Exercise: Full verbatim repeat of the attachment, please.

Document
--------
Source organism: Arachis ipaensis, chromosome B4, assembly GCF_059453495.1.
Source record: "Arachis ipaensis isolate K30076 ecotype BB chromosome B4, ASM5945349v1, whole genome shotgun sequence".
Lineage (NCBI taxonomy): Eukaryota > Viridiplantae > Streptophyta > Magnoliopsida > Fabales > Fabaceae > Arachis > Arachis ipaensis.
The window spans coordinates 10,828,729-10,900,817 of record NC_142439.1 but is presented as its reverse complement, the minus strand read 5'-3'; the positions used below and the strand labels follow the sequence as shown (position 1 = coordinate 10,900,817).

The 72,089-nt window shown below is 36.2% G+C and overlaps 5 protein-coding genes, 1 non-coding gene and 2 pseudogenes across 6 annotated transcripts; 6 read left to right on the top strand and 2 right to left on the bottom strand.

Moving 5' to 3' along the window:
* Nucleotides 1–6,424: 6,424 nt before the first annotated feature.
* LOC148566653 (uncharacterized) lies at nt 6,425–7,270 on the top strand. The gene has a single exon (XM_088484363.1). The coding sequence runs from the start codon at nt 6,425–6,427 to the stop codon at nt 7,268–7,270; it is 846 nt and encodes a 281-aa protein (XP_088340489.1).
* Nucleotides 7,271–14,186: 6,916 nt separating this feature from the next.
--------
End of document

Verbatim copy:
Source organism: Arachis ipaensis, chromosome B4, assembly GCF_059453495.1.
Source record: "Arachis ipaensis isolate K30076 ecotype BB chromosome B4, ASM5945349v1, whole genome shotgun sequence".
Lineage (NCBI taxonomy): Eukaryota > Viridiplantae > Streptophyta > Magnoliopsida > Fabales > Fabaceae > Arachis > Arachis ipaensis.
The window spans coordinates 10,828,729-10,900,817 of record NC_142439.1 but is presented as its reverse complement, the minus strand read 5'-3'; the positions used below and the strand labels follow the sequence as shown (position 1 = coordinate 10,900,817).

The 72,089-nt window shown below is 36.2% G+C and overlaps 5 protein-coding genes, 1 non-coding gene and 2 pseudogenes across 6 annotated transcripts; 6 read left to right on the top strand and 2 right to left on the bottom strand.

Moving 5' to 3' along the window:
* Nucleotides 1–6,424: 6,424 nt before the first annotated feature.
* LOC148566653 (uncharacterized) lies at nt 6,425–7,270 on the top strand. The gene has a single exon (XM_088484363.1). The coding sequence runs from the start codon at nt 6,425–6,427 to the stop codon at nt 7,268–7,270; it is 846 nt and encodes a 281-aa protein (XP_088340489.1).
* Nucleotides 7,271–14,186: 6,916 nt separating this feature from the next.